Glued to your seat
The life-time tenure of federal judges should be reconsidered
Constitution day is a time for celebrating our great founding document, but also for considering possible amendments. An “oldie, but goodie” is amending the Article III, Section 1 provision providing for basically life-time tenure for federal judges, subject to impeachment — in historical perspective, only twelve federal judges have been impeached and eight convicted. During the Progressive era, term limits for federal judges were proposed because the Supreme Court was increasingly out of step with the constitutional politics of the country. Much later a young attorney in the Reagan administration — who is now Chief Justice John G. Roberts, Jr. — in a 1983 memo lamented the expansion of judicial power, observing that “the Constitution is safe when the Court is out of session.” The problem is that in the last thirty years Republican and Democratic presidents have increasingly appointed younger and younger justices in order to ensure their policies persist long after they have left the Oval Office. By contrast, the justices on the European Court of Justice and the national constitutional courts established in Germany and other Western European countries after World War II all have fixed terms of service. And there is no indication that the fixed terms of European judges have compromised judicial independence. A fixed term of, say, fifteen years for federal judges would also enhance the democratic accountability of the federal judiciary, as well as perhaps diminish the partisan fights over Senate confirmation of federal judges.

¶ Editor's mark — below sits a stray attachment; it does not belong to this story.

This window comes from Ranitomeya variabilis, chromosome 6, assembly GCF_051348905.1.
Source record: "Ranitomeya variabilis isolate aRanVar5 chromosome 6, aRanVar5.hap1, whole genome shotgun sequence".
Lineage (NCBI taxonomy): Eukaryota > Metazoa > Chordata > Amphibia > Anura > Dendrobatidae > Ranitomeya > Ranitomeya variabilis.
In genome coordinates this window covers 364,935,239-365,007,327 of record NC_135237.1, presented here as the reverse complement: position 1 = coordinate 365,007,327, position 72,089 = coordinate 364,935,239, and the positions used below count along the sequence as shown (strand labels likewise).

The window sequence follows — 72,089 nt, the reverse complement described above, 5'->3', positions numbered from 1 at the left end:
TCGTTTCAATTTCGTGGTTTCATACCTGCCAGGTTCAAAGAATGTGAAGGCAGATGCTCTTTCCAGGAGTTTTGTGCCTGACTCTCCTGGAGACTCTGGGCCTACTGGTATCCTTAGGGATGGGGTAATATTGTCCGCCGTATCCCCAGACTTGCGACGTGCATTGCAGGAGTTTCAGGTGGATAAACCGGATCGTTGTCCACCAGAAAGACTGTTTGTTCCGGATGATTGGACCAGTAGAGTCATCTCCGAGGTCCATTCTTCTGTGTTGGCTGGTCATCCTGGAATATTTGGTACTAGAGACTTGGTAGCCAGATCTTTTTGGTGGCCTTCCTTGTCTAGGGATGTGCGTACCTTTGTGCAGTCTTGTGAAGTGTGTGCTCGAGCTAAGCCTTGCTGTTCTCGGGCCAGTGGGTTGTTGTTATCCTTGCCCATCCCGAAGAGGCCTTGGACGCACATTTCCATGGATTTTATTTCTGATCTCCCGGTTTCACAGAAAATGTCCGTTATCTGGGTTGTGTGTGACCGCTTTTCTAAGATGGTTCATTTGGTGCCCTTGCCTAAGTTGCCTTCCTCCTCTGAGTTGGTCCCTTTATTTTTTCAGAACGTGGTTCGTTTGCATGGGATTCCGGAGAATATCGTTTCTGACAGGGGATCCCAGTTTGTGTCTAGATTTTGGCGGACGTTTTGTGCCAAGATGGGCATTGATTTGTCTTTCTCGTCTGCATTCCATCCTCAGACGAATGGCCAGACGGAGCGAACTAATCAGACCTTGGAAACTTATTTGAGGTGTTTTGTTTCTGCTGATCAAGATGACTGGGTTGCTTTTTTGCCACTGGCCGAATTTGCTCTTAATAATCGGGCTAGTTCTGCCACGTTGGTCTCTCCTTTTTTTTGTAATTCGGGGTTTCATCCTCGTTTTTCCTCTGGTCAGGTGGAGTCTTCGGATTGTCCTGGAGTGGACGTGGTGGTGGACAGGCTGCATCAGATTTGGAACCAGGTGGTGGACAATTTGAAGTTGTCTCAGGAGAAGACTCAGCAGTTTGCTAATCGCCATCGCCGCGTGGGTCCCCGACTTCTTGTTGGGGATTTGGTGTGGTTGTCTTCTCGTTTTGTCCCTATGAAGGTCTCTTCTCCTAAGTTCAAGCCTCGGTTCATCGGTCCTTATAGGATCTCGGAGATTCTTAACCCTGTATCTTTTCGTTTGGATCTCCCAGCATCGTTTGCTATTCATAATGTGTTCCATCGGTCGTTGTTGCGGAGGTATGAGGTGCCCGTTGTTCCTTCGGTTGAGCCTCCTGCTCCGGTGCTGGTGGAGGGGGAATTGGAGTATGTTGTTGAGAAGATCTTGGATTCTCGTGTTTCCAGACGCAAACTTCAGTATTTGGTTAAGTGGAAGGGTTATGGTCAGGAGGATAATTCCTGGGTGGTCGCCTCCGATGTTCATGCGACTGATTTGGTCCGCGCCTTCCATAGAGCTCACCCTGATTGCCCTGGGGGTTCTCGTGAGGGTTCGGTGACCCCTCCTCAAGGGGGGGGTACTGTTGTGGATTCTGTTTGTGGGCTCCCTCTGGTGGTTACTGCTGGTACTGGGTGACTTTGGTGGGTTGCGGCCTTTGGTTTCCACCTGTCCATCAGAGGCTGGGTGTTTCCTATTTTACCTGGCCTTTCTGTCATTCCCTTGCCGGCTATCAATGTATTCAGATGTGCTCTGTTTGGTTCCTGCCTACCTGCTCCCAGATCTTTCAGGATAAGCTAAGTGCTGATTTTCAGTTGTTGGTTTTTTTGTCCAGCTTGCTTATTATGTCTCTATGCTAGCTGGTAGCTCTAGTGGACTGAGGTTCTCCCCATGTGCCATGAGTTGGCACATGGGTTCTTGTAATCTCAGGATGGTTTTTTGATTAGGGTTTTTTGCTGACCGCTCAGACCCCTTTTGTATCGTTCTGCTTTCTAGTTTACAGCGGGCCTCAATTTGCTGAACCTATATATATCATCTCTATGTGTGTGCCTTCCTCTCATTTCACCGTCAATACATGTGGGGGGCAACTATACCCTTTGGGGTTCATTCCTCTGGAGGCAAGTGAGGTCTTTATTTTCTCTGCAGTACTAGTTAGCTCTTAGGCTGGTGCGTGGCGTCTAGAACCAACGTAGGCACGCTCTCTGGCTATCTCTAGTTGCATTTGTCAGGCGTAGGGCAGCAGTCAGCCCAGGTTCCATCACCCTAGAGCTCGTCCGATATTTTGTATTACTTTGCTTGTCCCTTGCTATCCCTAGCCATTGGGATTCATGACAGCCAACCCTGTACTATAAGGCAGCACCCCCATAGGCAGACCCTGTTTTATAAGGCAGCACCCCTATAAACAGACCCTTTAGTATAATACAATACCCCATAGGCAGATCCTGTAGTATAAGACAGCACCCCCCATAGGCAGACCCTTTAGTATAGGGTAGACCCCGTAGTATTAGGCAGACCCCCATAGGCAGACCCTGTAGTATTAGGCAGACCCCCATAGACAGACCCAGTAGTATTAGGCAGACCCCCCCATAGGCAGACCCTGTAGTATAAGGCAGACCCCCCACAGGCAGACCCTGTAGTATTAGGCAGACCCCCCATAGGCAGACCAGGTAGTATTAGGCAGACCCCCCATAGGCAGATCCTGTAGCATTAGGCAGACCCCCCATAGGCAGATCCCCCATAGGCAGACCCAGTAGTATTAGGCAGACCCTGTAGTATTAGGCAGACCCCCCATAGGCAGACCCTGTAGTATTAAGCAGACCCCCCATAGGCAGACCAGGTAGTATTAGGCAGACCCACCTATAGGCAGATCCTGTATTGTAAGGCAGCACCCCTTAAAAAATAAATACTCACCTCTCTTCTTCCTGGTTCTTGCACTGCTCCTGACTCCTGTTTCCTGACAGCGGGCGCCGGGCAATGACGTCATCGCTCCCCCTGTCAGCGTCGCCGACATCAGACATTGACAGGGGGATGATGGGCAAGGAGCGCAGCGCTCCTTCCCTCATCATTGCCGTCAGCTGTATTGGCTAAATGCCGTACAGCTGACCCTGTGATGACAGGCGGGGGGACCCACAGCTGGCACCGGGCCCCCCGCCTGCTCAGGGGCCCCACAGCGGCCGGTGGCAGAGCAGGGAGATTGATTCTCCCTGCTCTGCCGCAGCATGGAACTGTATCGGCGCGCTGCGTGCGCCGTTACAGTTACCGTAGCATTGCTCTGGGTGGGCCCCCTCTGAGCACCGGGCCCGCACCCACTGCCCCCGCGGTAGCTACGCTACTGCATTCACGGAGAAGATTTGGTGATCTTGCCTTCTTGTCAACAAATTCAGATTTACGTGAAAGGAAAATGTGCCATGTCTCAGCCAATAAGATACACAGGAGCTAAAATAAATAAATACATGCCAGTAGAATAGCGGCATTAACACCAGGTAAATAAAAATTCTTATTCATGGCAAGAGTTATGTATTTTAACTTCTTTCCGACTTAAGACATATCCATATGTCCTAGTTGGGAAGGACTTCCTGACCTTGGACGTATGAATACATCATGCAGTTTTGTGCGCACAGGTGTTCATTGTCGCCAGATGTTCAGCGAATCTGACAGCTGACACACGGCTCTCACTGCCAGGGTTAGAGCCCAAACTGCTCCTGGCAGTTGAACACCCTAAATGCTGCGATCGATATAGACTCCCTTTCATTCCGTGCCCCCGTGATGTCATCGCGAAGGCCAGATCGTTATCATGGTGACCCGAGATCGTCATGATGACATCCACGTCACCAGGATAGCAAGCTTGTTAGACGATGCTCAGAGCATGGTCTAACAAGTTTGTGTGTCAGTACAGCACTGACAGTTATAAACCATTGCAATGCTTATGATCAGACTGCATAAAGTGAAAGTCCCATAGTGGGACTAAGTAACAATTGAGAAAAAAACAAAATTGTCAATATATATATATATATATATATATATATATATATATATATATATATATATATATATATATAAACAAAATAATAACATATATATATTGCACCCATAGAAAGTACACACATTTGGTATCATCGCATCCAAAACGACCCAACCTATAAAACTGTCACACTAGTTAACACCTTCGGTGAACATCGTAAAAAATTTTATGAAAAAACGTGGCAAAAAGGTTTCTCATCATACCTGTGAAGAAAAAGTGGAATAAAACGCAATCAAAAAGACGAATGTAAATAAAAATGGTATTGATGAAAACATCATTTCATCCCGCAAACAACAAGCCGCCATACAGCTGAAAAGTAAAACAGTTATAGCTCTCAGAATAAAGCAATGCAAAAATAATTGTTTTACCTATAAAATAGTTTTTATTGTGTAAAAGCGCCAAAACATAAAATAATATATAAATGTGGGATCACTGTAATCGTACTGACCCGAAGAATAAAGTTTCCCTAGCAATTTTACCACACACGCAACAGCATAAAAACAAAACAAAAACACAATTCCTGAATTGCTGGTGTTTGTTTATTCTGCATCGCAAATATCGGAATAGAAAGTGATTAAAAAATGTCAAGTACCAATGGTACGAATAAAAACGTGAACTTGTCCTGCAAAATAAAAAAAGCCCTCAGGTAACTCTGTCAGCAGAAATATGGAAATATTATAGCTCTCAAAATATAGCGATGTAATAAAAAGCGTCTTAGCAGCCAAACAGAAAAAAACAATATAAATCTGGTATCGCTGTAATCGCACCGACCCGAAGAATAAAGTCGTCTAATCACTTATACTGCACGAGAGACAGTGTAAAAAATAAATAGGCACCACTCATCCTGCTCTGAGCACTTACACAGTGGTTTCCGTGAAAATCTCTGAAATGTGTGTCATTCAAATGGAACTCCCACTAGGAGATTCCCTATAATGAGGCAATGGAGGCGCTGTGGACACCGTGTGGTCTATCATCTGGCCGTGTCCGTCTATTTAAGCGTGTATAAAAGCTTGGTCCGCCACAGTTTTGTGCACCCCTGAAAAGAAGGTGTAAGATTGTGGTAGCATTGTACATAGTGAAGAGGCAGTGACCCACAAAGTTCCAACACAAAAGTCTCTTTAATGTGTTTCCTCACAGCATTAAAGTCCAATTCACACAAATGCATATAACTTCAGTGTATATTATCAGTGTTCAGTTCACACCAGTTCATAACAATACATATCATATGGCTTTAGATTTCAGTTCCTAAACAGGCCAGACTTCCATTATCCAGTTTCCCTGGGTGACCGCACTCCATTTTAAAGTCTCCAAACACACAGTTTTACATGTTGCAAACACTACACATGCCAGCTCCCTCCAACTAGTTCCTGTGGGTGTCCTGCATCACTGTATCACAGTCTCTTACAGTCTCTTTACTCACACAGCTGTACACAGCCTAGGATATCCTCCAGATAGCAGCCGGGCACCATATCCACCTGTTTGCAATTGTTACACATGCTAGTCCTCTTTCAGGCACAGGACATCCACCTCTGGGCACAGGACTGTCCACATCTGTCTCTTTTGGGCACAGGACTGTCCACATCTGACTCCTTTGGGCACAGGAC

David M. O’Brien is the Leone Reaves and George W. Spicer Professor of Politics._